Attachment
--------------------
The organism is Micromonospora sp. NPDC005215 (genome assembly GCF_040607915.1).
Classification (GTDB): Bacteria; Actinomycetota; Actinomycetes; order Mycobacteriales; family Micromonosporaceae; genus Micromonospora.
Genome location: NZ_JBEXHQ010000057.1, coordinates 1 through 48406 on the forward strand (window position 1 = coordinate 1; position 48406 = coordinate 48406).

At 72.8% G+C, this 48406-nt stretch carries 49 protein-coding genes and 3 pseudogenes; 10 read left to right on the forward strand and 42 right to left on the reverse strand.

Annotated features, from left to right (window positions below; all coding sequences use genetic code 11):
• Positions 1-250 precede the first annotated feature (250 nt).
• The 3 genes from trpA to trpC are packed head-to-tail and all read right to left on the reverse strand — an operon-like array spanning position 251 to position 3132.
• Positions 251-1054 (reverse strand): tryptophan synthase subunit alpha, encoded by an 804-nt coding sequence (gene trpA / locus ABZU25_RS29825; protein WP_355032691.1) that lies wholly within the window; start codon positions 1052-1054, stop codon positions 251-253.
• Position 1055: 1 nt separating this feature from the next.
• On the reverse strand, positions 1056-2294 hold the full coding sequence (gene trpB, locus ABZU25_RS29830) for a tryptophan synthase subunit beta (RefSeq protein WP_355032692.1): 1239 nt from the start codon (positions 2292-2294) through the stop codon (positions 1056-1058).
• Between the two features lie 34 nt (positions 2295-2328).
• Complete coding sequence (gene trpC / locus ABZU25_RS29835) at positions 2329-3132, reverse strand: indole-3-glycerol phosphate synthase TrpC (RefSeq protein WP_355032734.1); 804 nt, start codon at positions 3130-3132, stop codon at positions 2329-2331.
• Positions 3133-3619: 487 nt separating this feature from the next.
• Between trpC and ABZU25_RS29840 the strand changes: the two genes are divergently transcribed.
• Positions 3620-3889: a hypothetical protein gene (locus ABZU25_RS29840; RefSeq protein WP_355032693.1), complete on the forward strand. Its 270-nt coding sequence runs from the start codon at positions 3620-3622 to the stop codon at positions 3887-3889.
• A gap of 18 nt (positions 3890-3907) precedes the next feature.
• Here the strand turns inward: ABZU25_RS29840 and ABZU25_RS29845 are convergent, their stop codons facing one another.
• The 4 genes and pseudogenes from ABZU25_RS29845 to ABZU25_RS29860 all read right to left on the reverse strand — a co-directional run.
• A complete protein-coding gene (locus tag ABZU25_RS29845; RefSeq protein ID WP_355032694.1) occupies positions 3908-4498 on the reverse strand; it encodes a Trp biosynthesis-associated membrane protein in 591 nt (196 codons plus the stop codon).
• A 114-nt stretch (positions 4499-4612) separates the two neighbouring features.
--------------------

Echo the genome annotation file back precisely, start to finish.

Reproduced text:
The organism is Micromonospora sp. NPDC005215 (genome assembly GCF_040607915.1).
Classification (GTDB): Bacteria; Actinomycetota; Actinomycetes; order Mycobacteriales; family Micromonosporaceae; genus Micromonospora.
Genome location: NZ_JBEXHQ010000057.1, coordinates 1 through 48406 on the forward strand (window position 1 = coordinate 1; position 48406 = coordinate 48406).

At 72.8% G+C, this 48406-nt stretch carries 49 protein-coding genes and 3 pseudogenes; 10 read left to right on the forward strand and 42 right to left on the reverse strand.

Annotated features, from left to right (window positions below; all coding sequences use genetic code 11):
• Positions 1-250 precede the first annotated feature (250 nt).
• The 3 genes from trpA to trpC are packed head-to-tail and all read right to left on the reverse strand — an operon-like array spanning position 251 to position 3132.
• Positions 251-1054 (reverse strand): tryptophan synthase subunit alpha, encoded by an 804-nt coding sequence (gene trpA / locus ABZU25_RS29825; protein WP_355032691.1) that lies wholly within the window; start codon positions 1052-1054, stop codon positions 251-253.
• Position 1055: 1 nt separating this feature from the next.
• On the reverse strand, positions 1056-2294 hold the full coding sequence (gene trpB, locus ABZU25_RS29830) for a tryptophan synthase subunit beta (RefSeq protein WP_355032692.1): 1239 nt from the start codon (positions 2292-2294) through the stop codon (positions 1056-1058).
• Between the two features lie 34 nt (positions 2295-2328).
• Complete coding sequence (gene trpC / locus ABZU25_RS29835) at positions 2329-3132, reverse strand: indole-3-glycerol phosphate synthase TrpC (RefSeq protein WP_355032734.1); 804 nt, start codon at positions 3130-3132, stop codon at positions 2329-2331.
• Positions 3133-3619: 487 nt separating this feature from the next.
• Between trpC and ABZU25_RS29840 the strand changes: the two genes are divergently transcribed.
• Positions 3620-3889: a hypothetical protein gene (locus ABZU25_RS29840; RefSeq protein WP_355032693.1), complete on the forward strand. Its 270-nt coding sequence runs from the start codon at positions 3620-3622 to the stop codon at positions 3887-3889.
• A gap of 18 nt (positions 3890-3907) precedes the next feature.
• Here the strand turns inward: ABZU25_RS29840 and ABZU25_RS29845 are convergent, their stop codons facing one another.
• The 4 genes and pseudogenes from ABZU25_RS29845 to ABZU25_RS29860 all read right to left on the reverse strand — a co-directional run.
• A complete protein-coding gene (locus tag ABZU25_RS29845; RefSeq protein ID WP_355032694.1) occupies positions 3908-4498 on the reverse strand; it encodes a Trp biosynthesis-associated membrane protein in 591 nt (196 codons plus the stop codon).
• A 114-nt stretch (positions 4499-4612) separates the two neighbouring features.